After remaining one day in the vicinity of the first geyser, we forded the Yellowstone just above our camp, and shaped our course for the lake.  At the ford the river was quite wide, and a narrow bench of rock rose up from the bottom, stretching from bank to bank.  On this bench the water was about three feet deep, but on either side of it was a foot or two deeper.  In fording the stream, each man led a pack animal.  All did very well while they kept upon the bench.  Occasionally some one would get into deeper water, and become drenched, but he had the benefit of encouraging cheers from those who had crossed in safety, and who stood ready to welcome him upon the anticipated shore.
    From the ford to the lake--a distance of about ten miles--our course was generally through timber, much of which had been blown down by strong winds, rendering traveling exceedingly tedious and difficult.  In open places near the river we were continually meeting with mud-springs, some of them considerable magnitude.  At one point in the river we discovered a short series of rapids, between high, rocky banks; the one on the east side rising to the proportion of a bluff.  After fording a stream, about one-third the size of the Yellowstone, emptying into the lake, we camped on the edge of the timber, about a hundred yards from the lake-shore.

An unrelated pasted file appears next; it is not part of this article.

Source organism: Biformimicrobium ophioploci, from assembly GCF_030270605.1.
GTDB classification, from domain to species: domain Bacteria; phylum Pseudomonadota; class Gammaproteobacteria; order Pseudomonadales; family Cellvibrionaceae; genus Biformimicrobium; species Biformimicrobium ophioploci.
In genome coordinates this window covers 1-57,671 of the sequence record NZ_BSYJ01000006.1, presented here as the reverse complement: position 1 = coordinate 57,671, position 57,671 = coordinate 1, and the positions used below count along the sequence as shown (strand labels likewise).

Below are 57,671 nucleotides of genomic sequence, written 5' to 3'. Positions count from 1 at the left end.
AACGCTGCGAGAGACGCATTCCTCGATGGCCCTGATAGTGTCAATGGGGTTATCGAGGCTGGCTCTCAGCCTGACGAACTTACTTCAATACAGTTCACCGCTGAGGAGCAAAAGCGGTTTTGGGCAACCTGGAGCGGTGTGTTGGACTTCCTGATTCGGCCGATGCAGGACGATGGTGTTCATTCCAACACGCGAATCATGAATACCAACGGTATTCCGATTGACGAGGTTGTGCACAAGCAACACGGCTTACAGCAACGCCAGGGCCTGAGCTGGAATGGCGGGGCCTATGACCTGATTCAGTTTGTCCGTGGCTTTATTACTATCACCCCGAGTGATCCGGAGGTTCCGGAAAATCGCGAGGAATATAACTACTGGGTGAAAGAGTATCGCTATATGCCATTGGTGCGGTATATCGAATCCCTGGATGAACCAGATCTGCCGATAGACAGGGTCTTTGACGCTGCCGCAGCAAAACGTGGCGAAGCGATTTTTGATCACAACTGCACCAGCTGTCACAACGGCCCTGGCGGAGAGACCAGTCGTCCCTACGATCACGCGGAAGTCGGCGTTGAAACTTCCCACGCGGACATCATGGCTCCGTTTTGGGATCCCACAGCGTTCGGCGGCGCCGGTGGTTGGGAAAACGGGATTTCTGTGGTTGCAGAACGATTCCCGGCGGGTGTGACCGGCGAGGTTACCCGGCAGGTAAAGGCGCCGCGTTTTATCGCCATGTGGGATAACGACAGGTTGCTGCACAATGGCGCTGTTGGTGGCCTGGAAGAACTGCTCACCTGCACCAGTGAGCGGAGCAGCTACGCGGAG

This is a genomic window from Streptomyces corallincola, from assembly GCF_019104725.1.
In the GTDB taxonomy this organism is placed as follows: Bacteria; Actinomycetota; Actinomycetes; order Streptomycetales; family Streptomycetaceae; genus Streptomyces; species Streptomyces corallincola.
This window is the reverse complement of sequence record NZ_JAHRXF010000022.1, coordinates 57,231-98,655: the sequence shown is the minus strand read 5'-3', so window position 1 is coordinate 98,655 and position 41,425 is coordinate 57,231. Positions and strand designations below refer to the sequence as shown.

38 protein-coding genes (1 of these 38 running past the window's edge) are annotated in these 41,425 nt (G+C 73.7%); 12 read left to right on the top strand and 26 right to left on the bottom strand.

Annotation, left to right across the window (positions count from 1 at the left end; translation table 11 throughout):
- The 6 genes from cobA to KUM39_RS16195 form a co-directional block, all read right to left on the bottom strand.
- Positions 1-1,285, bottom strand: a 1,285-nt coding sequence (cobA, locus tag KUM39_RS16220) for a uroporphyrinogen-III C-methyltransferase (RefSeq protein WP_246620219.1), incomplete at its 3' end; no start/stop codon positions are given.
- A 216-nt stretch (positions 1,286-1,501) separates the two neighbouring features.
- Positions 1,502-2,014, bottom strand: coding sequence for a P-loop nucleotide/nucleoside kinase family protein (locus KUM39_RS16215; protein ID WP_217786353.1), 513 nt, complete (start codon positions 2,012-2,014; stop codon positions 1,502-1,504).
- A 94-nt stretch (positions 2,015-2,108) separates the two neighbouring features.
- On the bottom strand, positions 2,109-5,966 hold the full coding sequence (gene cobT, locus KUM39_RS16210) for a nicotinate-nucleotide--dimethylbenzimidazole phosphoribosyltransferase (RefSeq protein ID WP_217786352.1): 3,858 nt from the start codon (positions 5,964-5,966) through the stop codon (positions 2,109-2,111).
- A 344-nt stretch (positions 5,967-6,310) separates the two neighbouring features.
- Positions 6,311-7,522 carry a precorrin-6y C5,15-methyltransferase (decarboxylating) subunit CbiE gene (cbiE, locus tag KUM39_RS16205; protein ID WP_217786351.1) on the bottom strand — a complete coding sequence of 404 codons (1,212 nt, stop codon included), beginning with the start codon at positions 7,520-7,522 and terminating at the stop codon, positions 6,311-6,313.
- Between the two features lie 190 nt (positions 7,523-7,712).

Lake Yellowstone is a lonely, but lovely inland sea, everywhere surrounded by "forests primeval," and nestled in the bosom of the Rocky Mountains.  Some trappers have insisted that its waters ran both to the Atlantic and the Pacific, but such is not the case.  The summit of the main chain, however, approaches within half a mile of is south shore, and in place the divide is very little above the lake.  Its shape resembles the broad hand of an honest German, who has had his forefinger and the two adjoining shot off at the second Go to next page

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